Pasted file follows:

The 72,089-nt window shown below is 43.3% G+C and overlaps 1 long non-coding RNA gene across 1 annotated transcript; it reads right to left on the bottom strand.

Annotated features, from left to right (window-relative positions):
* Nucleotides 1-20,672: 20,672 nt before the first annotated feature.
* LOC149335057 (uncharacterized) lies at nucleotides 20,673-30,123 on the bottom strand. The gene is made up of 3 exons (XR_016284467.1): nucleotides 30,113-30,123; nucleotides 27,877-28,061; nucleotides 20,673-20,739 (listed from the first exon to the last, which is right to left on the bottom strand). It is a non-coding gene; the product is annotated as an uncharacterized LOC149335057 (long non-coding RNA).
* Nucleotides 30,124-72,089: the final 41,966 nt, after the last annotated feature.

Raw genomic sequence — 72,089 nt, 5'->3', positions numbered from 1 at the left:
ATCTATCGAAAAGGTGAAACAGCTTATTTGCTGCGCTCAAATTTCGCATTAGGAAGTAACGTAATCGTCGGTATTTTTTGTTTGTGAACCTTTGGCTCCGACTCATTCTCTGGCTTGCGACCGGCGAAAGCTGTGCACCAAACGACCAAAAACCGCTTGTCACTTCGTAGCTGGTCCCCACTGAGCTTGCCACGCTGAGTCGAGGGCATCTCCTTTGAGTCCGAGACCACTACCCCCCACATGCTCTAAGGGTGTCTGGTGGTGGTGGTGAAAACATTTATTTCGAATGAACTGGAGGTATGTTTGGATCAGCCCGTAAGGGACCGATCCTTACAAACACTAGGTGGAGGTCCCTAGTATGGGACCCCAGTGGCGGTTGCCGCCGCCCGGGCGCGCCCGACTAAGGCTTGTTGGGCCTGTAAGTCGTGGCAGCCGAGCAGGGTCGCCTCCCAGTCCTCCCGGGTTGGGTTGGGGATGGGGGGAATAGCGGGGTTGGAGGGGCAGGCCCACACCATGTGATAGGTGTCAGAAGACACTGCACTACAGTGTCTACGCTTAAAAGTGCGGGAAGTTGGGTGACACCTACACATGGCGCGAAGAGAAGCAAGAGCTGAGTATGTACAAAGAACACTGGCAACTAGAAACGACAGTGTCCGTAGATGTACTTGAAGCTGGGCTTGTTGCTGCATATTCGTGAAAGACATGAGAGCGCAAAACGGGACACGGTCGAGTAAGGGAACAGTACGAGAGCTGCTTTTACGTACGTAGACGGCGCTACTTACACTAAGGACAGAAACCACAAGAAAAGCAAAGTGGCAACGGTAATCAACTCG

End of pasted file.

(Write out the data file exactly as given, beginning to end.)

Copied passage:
The 72,089-nt window shown below is 43.3% G+C and overlaps 1 long non-coding RNA gene across 1 annotated transcript; it reads right to left on the bottom strand.

Annotated features, from left to right (window-relative positions):
* Nucleotides 1-20,672: 20,672 nt before the first annotated feature.
* LOC149335057 (uncharacterized) lies at nucleotides 20,673-30,123 on the bottom strand. The gene is made up of 3 exons (XR_016284467.1): nucleotides 30,113-30,123; nucleotides 27,877-28,061; nucleotides 20,673-20,739 (listed from the first exon to the last, which is right to left on the bottom strand). It is a non-coding gene; the product is annotated as an uncharacterized LOC149335057 (long non-coding RNA).
* Nucleotides 30,124-72,089: the final 41,966 nt, after the last annotated feature.

Raw genomic sequence — 72,089 nt, 5'->3', positions numbered from 1 at the left:
ATCTATCGAAAAGGTGAAACAGCTTATTTGCTGCGCTCAAATTTCGCATTAGGAAGTAACGTAATCGTCGGTATTTTTTGTTTGTGAACCTTTGGCTCCGACTCATTCTCTGGCTTGCGACCGGCGAAAGCTGTGCACCAAACGACCAAAAACCGCTTGTCACTTCGTAGCTGGTCCCCACTGAGCTTGCCACGCTGAGTCGAGGGCATCTCCTTTGAGTCCGAGACCACTACCCCCCACATGCTCTAAGGGTGTCTGGTGGTGGTGGTGAAAACATTTATTTCGAATGAACTGGAGGTATGTTTGGATCAGCCCGTAAGGGACCGATCCTTACAAACACTAGGTGGAGGTCCCTAGTATGGGACCCCAGTGGCGGTTGCCGCCGCCCGGGCGCGCCCGACTAAGGCTTGTTGGGCCTGTAAGTCGTGGCAGCCGAGCAGGGTCGCCTCCCAGTCCTCCCGGGTTGGGTTGGGGATGGGGGGAATAGCGGGGTTGGAGGGGCAGGCCCACACCATGTGATAGGTGTCAGAAGACACTGCACTACAGTGTCTACGCTTAAAAGTGCGGGAAGTTGGGTGACACCTACACATGGCGCGAAGAGAAGCAAGAGCTGAGTATGTACAAAGAACACTGGCAACTAGAAACGACAGTGTCCGTAGATGTACTTGAAGCTGGGCTTGTTGCTGCATATTCGTGAAAGACATGAGAGCGCAAAACGGGACACGGTCGAGTAAGGGAACAGTACGAGAGCTGCTTTTACGTACGTAGACGGCGCTACTTACACTAAGGACAGAAACCACAAGAAAAGCAAAGTGGCAACGGTAATCAACTCG